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Pa Pe Ph Pi Pl Po Pr Pu Py
Pac Pal Pam Pan Pap Par Pas Pat

Parasympathetic Nervous System

/ˌparəˌsimpəˈTHetik/

Noun

1. Primarily modulates visceral organs such as glands. Responses are never activated en masse as in the fight-or-flight sympathetic response. While providing important control of many tissues, the parasympathetic system, unlike the sympathetic system, is not crucial for the maintenance of life. (global.britannica.com)

2. Of or relating to the part of the automatic nervous system that counterbalances the action of the sympathetic nerves. It consists of nerves arising from the brain and the lower end of the spinal cord and supplying the internal organs, blood vessels, and glands. (Google Dictionary)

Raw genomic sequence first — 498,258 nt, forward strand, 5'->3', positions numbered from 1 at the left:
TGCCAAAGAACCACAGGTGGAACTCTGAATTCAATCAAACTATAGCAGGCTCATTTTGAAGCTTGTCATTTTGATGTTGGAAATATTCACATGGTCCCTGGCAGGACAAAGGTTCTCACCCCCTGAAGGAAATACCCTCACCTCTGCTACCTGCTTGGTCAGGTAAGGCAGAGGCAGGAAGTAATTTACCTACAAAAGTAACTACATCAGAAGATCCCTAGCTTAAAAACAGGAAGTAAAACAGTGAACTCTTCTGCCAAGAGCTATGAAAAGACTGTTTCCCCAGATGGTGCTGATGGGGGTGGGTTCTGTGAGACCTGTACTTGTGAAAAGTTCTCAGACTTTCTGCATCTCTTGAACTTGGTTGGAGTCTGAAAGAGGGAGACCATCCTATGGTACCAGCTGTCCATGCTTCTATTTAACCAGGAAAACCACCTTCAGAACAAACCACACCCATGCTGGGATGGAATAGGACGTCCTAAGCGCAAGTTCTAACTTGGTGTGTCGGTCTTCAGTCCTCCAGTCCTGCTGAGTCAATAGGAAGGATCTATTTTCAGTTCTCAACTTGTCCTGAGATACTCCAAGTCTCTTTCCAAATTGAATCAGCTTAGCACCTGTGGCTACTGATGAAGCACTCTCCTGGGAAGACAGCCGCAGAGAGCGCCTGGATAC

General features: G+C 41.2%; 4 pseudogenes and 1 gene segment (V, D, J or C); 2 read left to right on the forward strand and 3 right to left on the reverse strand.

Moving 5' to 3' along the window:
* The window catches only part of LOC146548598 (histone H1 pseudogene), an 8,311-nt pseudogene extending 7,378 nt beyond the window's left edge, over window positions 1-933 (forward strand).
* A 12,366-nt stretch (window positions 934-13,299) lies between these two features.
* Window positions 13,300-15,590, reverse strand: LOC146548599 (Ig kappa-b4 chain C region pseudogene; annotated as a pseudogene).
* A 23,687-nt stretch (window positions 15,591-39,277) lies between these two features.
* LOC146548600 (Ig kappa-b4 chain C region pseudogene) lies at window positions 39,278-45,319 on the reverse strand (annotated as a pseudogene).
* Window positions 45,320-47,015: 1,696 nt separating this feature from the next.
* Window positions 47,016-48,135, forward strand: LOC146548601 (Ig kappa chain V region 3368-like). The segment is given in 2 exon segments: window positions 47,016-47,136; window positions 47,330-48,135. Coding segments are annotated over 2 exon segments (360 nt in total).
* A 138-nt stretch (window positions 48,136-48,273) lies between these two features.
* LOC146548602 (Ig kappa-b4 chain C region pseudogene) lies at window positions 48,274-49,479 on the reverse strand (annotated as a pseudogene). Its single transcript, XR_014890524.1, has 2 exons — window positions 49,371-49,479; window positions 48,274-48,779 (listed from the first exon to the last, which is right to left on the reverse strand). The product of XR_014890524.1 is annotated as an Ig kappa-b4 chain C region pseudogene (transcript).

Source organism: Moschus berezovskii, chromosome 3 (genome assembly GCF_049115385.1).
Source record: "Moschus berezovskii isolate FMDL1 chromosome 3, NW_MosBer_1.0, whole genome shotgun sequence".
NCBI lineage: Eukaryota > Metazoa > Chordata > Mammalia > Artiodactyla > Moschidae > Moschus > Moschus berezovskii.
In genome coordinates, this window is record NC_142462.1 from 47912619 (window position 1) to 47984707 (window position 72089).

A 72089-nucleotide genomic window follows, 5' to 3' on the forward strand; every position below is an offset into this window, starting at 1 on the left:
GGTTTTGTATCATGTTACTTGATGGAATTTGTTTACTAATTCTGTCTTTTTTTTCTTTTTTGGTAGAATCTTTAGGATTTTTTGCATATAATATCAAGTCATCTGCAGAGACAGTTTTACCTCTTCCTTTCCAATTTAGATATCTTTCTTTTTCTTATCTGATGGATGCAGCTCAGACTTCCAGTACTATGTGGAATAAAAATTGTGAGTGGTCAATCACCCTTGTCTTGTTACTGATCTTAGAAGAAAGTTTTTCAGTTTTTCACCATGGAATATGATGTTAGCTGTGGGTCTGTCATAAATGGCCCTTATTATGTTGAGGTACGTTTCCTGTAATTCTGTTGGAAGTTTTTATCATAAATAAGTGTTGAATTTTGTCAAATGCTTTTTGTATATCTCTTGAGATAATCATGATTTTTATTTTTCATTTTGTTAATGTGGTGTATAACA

3. The part of the autonomic nervous system that contains chiefly cholinergic fibers, that tends to induce secretion, to increase the tone and contractility of smooth muscle, and to slow heart rate, and that consists of a cranial and a sacral part. (merriam-webster.com)

4. Originates in the brain stem and lower part of the spinal cord; opposes physiological effects of the sympathetic nervous system: stimulates digestive secretions; slows the heart; constricts the pupils; dilates blood vessels. (wordnetweb.princeton.edu)

Also written as: PSNS, PNS

Word origin: From para- “beside” + from Modern Latin sympatheticus, from Greek sympathetikos, from sympathein, from sympathes “having a fellow feeling, affected by like feelings.”

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